As a team the Pacers were second in the NBA last season with 16.3 per game. This season they rank 11th as that number has fallen to 7.5. This has a direct correlation to the team’s steals ranking as well as they’ve dropped from 3rd (8.8) in the NBA to 17th (6.8) this season.
This hasn’t affected their defense overall as they still rank 5th in the league in net rating on that end, but it has hurt the team’s ability to create easy buckets and transition opportunities on offense. The Pacers also are playing at one of the slowest paces in the league at 99.75 which ranks 27th partially due to their lack of fast break chances and partially due to their coach being Nate McMillan and the team having no focus on playing fast like the beginning of the last two seasons only to end up being slow by the end of the year.
Pacers still behind the times with the 3-point line
The Milwaukee Bucks game was the most striking one with the 3-point line but it’s really been a consistent theme throughout McMillan’s tenure with the Pacers.
The Pacers added more shooting to the roster this season with Tyreke Evans and Doug McDermott both 40% or better from the 3-point line and already shot the ball well from distance as a team last year, ranking 9th in the league at 36.9%. This year, small sample size alert, the Pacers rank 2nd in the NBA at 42.6%.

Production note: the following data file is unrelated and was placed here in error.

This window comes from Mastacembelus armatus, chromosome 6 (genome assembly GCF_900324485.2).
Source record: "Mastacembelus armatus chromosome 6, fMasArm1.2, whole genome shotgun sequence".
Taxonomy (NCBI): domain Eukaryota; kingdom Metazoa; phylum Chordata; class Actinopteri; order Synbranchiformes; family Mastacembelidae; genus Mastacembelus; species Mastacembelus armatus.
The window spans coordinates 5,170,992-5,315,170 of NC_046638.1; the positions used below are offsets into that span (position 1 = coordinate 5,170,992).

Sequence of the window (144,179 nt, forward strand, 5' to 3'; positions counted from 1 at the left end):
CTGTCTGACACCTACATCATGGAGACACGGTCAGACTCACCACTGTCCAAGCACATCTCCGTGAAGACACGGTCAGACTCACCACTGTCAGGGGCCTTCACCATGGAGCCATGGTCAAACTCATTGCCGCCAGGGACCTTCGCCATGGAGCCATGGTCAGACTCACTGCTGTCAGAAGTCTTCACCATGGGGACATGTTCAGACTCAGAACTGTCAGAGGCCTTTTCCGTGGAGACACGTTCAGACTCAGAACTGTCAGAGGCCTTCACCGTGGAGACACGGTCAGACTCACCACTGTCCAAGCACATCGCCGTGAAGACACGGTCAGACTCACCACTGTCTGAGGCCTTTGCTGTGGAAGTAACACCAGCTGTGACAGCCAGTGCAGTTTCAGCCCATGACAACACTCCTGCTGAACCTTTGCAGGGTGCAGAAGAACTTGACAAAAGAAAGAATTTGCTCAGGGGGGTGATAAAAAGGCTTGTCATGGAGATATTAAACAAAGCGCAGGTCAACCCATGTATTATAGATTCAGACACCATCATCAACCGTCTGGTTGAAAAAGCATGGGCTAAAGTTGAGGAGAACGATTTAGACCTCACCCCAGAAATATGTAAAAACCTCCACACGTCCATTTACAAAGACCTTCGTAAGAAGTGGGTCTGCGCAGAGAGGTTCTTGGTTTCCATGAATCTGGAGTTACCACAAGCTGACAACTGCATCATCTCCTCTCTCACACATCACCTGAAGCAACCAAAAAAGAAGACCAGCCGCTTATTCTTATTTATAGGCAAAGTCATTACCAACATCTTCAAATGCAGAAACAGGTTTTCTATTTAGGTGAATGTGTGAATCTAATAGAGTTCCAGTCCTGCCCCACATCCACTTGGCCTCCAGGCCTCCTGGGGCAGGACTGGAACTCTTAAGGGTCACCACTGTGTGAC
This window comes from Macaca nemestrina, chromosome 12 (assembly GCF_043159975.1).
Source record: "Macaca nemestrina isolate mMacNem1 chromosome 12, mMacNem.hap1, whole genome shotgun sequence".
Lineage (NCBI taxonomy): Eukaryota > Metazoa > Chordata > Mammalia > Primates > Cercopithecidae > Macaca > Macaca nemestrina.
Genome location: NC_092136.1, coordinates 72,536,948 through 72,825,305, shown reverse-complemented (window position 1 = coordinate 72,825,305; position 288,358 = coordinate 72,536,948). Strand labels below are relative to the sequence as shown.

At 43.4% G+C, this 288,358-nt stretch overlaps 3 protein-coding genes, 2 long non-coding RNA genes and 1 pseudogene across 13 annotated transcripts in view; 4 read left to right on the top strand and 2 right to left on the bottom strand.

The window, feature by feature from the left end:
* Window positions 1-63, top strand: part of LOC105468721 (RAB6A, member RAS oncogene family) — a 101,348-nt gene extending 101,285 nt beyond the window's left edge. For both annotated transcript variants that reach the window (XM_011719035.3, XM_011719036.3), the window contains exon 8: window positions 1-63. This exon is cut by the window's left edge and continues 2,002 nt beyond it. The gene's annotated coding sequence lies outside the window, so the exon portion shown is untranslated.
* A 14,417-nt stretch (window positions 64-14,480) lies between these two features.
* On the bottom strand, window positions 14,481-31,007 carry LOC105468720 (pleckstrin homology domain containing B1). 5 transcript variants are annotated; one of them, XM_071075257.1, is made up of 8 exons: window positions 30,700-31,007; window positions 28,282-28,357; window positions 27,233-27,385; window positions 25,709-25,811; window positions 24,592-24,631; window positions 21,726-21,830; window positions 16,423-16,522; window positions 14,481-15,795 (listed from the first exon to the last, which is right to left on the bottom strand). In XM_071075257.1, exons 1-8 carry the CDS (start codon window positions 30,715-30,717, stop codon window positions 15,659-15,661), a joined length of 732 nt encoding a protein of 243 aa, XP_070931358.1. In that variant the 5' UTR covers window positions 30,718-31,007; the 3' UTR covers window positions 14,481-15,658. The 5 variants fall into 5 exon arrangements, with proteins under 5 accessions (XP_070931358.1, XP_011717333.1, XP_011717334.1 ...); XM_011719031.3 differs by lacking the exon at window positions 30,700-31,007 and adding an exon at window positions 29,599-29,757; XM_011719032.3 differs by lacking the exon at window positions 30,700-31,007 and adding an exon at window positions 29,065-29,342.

The problem, however, isn’t how well the Pacers shoot from deep. It’s how little their offense creates those 3-point looks. The Pacers rank just 29th in the league in 3-point attempts.
If they shot more threes, their percentage would certainly go down, but if they turned those numerous mid-range shots into more 3-pointers, they’d also score more points and be much more efficient on offense. Ranking so highly in percentage and so low in attempts should be sign for the Pacers that they aren’t shooting enough of them.